(Andrew Revkin/New York Times, 2 October 2009) -- Half a century after Pacific walruses began recovering from industrial-scale hunting, marine biologists are growing worried that they face a mounting threat from global warming. Masses of lumbering walruses have been crowding on beaches and rocks along the Russian and American sides of the Bering Strait in the absence of the coastal sea ice that normally serves as a late-summer haven and nursery. While the retreats in sea ice around the Arctic this summer were not as extensive as in 2008 or 2007, the Chukchi Sea, at the heart of the walrus subspecies’ range, was largely open water. On Thursday, biologists from the United States Geological Survey issued a report concluding that 131 walruses found dead near Icy Cape, Alaska, on Sept. 14 died from being crushed or stampeded. Several thousand walruses had been congregating in the area, a situation that scientists from the agency said was highly unusual. Last month, a team from the World Wildlife Fund reported seeing 20,000 walruses on the shore at Cape Schmidt, Russia. In that same area, scientists in 2007 reported several thousand crushing deaths after tens of thousands of walruses crowded on the shoreline. Walruses have endured more than 15 million years of climatic ups and downs, so experts do not foresee the species’ becoming extinct, particularly if hunting remains controlled. (Thousands are legally killed each year by indigenous communities in both countries.) But there has been growing confirmation that the walrus is suffering substantial losses as the sheath of sea ice in coastal waters erodes in the summer.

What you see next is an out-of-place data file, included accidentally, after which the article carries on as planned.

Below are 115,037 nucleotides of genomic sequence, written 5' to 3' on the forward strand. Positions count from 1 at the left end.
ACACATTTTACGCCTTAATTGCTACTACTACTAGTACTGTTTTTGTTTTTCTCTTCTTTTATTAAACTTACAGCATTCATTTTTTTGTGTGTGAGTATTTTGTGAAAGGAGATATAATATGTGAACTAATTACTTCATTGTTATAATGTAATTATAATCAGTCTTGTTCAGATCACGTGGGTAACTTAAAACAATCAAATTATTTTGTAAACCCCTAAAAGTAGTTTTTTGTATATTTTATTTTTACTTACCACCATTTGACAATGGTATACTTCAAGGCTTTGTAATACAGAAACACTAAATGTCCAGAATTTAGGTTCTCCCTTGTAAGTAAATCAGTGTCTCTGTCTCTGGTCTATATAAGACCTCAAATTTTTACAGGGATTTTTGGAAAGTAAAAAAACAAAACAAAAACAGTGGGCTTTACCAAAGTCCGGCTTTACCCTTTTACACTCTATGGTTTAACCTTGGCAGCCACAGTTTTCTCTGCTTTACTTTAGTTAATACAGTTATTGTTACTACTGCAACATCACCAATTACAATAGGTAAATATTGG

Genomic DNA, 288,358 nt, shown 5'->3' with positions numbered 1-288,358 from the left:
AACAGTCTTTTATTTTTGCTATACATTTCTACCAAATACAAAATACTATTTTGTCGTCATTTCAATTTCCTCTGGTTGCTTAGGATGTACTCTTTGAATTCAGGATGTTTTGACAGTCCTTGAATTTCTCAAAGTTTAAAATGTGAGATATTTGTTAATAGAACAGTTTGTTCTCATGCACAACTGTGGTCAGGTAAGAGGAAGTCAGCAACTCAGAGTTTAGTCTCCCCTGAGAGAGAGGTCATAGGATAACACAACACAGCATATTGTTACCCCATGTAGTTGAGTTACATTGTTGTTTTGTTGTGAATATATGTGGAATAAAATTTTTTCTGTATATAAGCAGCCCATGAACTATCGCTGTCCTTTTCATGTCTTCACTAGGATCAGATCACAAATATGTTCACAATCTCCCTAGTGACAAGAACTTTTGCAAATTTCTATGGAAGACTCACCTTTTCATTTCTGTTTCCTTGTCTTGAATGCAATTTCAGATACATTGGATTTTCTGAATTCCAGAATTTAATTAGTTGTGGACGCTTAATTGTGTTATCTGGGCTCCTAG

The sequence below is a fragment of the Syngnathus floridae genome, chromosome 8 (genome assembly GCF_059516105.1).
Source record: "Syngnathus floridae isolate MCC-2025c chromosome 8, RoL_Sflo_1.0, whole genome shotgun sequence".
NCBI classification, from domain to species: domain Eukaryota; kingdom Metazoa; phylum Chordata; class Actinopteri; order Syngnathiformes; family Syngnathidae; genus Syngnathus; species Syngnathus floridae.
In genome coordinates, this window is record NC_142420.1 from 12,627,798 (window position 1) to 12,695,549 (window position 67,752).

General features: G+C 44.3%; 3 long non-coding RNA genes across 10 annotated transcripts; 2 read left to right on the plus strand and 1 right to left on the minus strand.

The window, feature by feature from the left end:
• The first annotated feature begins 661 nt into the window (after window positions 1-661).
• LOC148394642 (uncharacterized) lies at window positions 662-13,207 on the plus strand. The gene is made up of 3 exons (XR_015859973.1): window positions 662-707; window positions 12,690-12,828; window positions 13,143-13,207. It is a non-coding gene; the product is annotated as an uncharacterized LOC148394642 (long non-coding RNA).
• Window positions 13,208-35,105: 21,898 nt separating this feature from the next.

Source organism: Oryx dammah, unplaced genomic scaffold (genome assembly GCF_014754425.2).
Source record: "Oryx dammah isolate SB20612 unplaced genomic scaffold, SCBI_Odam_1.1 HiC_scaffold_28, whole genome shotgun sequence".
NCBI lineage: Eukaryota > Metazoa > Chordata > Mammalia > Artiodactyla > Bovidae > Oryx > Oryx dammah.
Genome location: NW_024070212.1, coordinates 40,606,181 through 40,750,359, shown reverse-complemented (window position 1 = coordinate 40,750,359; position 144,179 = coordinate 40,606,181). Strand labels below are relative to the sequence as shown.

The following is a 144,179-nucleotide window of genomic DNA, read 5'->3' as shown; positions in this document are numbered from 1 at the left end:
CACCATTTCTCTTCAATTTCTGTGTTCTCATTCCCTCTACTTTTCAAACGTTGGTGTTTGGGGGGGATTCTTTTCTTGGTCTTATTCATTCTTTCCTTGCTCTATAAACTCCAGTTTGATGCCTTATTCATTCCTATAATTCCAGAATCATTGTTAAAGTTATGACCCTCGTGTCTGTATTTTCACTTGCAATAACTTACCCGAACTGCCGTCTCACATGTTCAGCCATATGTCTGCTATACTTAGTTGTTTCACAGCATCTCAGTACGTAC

Posted 6 October 2009; 11:41:20 AM. Permalink